Although it s long been recommended that doctors measure a patient s blood pressure in both arms, this guideline is often ignored. However, the results of a new study emphasize the importance of taking both readings: Researchers from the University of Exeter, U.K., have found that a difference of 15 mm Hg or more in the blood pressure measurements of the right and left arms is associated with a 2.5-times increased risk of a condition known as peripheral artery disease (PAD). Characterized as a narrowing of the arteries that supply the arms or, more commonly, the legs, PAD is a major risk factor for vascular disease overall.
In this meta-analysis of 28 studies, published in The Lancet, researchers also discovered that a 15 mm Hg blood pressure difference is associated with a 70 percent increased risk of death from cardiovascular disease and a 60 percent increased risk for all-cause mortality.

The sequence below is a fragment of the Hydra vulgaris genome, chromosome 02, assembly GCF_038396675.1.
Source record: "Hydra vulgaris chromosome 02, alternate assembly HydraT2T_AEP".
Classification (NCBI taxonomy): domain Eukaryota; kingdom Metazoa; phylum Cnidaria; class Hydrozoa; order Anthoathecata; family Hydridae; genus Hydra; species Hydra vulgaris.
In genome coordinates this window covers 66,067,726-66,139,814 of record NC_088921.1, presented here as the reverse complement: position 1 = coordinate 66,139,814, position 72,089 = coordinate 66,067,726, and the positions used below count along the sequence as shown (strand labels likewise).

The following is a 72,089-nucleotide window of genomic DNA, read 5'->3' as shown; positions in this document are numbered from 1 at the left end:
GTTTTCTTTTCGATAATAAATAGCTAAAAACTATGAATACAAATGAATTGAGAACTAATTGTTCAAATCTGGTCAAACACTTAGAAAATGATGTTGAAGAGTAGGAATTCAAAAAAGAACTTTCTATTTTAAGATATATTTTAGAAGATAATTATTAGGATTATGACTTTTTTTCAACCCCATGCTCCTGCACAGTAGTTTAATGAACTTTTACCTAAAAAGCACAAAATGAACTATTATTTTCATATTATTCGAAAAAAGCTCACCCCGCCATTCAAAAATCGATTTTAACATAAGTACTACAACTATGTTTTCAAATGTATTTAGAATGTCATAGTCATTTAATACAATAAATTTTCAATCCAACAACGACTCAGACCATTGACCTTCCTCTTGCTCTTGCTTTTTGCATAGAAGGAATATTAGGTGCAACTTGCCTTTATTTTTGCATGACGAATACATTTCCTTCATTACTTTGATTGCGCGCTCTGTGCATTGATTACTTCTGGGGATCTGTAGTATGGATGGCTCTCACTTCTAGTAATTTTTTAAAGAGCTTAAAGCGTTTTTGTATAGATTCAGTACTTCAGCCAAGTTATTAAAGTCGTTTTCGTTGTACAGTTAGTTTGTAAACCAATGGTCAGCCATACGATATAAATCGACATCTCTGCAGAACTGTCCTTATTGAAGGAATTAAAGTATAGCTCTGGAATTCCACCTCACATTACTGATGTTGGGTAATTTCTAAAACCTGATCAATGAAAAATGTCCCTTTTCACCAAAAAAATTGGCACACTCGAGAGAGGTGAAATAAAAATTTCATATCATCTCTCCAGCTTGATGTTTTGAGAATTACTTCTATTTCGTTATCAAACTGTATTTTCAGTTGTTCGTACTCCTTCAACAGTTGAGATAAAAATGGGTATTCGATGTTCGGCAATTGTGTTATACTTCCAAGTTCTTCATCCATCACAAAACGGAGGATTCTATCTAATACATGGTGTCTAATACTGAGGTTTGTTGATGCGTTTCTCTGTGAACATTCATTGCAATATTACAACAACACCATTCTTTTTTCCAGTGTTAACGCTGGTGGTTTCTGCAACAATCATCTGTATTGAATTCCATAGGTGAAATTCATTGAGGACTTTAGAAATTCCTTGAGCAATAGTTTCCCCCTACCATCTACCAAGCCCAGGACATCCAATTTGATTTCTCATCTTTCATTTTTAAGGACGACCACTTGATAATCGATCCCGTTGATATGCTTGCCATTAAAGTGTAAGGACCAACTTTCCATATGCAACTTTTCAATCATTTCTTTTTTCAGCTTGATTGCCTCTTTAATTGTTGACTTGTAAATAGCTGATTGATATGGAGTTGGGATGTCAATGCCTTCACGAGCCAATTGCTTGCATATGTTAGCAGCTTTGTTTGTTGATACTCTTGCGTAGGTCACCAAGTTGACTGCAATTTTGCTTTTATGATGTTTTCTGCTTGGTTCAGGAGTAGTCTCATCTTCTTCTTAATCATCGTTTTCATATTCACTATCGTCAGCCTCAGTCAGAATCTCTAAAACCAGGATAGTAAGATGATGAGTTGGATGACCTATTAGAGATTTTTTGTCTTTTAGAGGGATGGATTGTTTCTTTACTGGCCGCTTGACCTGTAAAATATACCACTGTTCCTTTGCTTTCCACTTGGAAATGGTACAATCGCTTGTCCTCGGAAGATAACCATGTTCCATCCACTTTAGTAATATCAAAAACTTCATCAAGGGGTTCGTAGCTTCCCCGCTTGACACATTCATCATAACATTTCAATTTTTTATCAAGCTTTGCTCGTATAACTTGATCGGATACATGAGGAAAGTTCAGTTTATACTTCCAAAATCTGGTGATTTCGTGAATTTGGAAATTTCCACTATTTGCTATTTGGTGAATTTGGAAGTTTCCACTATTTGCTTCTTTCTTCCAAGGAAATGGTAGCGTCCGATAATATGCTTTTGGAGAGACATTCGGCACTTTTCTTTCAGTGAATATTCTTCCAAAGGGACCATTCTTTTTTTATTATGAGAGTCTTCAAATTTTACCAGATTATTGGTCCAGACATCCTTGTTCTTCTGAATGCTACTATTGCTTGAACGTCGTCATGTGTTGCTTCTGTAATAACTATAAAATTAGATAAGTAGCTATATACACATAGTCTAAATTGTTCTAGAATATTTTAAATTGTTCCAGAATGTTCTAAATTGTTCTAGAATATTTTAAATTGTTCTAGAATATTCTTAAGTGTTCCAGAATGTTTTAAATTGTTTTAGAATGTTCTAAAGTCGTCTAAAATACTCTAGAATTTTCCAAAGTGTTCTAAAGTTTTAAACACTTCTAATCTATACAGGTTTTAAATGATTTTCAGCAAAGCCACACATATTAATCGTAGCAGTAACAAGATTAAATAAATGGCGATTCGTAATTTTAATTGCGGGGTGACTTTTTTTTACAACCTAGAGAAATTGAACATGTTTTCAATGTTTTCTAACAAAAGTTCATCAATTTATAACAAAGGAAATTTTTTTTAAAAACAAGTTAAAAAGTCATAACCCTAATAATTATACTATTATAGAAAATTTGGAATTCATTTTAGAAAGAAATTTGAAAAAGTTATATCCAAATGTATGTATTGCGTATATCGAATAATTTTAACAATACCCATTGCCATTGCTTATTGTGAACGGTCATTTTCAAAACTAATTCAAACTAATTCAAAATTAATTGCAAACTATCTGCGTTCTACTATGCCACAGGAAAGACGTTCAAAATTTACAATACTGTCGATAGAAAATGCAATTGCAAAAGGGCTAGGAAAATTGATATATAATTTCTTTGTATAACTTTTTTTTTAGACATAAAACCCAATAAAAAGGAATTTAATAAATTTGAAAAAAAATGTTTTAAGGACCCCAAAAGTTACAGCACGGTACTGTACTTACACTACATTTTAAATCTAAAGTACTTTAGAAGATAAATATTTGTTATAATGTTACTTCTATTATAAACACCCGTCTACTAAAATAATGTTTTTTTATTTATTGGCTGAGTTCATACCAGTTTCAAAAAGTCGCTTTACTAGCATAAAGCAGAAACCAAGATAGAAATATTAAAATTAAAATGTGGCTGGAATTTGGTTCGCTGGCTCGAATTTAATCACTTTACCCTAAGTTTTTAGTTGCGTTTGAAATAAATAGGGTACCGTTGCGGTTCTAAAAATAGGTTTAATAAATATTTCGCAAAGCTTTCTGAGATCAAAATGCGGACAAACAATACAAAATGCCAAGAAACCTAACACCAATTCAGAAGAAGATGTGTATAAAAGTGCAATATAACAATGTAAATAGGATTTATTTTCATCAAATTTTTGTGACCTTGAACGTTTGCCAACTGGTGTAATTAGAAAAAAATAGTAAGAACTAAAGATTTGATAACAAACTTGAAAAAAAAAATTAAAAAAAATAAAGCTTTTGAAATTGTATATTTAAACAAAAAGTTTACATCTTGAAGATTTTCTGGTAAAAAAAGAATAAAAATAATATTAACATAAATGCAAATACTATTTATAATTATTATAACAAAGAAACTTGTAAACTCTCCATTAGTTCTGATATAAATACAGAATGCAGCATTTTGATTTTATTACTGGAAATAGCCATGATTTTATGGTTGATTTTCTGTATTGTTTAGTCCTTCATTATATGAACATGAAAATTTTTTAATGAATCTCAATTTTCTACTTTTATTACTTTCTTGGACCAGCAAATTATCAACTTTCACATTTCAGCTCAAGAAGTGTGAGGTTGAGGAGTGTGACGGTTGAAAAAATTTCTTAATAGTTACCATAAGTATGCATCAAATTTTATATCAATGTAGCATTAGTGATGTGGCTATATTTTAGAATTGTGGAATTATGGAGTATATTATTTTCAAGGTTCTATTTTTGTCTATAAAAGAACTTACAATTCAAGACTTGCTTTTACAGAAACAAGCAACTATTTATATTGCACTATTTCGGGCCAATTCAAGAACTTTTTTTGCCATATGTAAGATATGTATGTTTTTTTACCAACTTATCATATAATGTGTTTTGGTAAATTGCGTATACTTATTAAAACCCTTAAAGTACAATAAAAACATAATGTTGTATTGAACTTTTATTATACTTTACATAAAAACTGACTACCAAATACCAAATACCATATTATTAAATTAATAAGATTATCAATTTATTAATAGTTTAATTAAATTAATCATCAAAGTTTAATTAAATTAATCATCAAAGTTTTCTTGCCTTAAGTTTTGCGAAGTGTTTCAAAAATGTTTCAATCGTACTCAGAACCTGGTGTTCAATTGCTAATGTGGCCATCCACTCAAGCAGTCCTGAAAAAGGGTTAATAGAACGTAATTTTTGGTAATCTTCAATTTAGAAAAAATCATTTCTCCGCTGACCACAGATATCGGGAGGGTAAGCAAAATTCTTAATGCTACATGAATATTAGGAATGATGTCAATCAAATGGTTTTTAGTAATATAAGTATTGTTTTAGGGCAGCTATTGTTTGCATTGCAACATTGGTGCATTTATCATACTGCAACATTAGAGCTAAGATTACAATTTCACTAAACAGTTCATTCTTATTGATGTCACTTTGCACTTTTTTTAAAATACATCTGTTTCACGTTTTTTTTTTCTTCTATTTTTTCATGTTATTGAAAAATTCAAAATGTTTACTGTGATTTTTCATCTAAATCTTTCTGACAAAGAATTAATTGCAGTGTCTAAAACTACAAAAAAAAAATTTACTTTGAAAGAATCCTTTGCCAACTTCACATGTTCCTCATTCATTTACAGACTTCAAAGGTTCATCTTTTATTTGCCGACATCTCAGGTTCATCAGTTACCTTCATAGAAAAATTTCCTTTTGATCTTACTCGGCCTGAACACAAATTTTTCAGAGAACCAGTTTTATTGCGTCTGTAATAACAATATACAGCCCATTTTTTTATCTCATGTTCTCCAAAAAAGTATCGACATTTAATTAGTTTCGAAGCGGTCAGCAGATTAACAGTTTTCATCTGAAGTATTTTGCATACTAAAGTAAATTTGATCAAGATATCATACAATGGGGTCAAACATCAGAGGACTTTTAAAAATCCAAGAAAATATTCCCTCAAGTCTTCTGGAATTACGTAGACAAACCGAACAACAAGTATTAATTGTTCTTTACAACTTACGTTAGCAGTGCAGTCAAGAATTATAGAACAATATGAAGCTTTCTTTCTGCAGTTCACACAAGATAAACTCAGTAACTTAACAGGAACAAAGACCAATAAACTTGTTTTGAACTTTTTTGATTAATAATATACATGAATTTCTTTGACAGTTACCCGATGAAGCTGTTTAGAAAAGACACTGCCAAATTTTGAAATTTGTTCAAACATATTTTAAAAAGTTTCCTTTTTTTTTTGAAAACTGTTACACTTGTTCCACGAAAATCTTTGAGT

The majority of PAD cases go undiagnosed until significant impairment of circulation occurs, which can in turn lead to amputation, especially in diabetics. Therefore, early detection is important. Because PAD is a strong risk factor for cardiovascular disease, notes ACSH s Dr. Gilbert Ross, health care professionals should be encouraged and reminded to take two blood pressure readings it s a simple part of a physical exam that requires only an extra minute, yet it can yield very important health information.